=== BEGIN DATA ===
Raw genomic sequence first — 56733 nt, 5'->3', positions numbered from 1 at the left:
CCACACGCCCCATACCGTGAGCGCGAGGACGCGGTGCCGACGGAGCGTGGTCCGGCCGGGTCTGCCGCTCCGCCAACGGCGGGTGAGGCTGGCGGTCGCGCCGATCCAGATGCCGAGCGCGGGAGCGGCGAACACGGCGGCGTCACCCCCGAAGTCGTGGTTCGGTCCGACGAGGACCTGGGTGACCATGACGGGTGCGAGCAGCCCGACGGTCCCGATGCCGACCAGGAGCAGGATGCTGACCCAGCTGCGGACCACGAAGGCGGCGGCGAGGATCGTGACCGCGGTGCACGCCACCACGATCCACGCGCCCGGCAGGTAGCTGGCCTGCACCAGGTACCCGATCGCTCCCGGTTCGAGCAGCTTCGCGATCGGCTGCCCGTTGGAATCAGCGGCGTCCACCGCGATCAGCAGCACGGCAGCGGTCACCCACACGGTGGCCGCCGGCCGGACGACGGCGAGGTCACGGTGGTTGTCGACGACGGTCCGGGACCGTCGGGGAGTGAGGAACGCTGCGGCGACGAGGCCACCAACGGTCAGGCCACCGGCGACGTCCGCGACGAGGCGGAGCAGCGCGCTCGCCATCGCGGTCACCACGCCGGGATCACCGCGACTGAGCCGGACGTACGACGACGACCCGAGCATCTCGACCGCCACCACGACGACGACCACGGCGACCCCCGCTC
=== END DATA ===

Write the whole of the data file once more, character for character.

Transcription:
Raw genomic sequence first — 56733 nt, 5'->3', positions numbered from 1 at the left:
CCACACGCCCCATACCGTGAGCGCGAGGACGCGGTGCCGACGGAGCGTGGTCCGGCCGGGTCTGCCGCTCCGCCAACGGCGGGTGAGGCTGGCGGTCGCGCCGATCCAGATGCCGAGCGCGGGAGCGGCGAACACGGCGGCGTCACCCCCGAAGTCGTGGTTCGGTCCGACGAGGACCTGGGTGACCATGACGGGTGCGAGCAGCCCGACGGTCCCGATGCCGACCAGGAGCAGGATGCTGACCCAGCTGCGGACCACGAAGGCGGCGGCGAGGATCGTGACCGCGGTGCACGCCACCACGATCCACGCGCCCGGCAGGTAGCTGGCCTGCACCAGGTACCCGATCGCTCCCGGTTCGAGCAGCTTCGCGATCGGCTGCCCGTTGGAATCAGCGGCGTCCACCGCGATCAGCAGCACGGCAGCGGTCACCCACACGGTGGCCGCCGGCCGGACGACGGCGAGGTCACGGTGGTTGTCGACGACGGTCCGGGACCGTCGGGGAGTGAGGAACGCTGCGGCGACGAGGCCACCAACGGTCAGGCCACCGGCGACGTCCGCGACGAGGCGGAGCAGCGCGCTCGCCATCGCGGTCACCACGCCGGGATCACCGCGACTGAGCCGGACGTACGACGACGACCCGAGCATCTCGACCGCCACCACGACGACGACCACGGCGACCCCCGCTC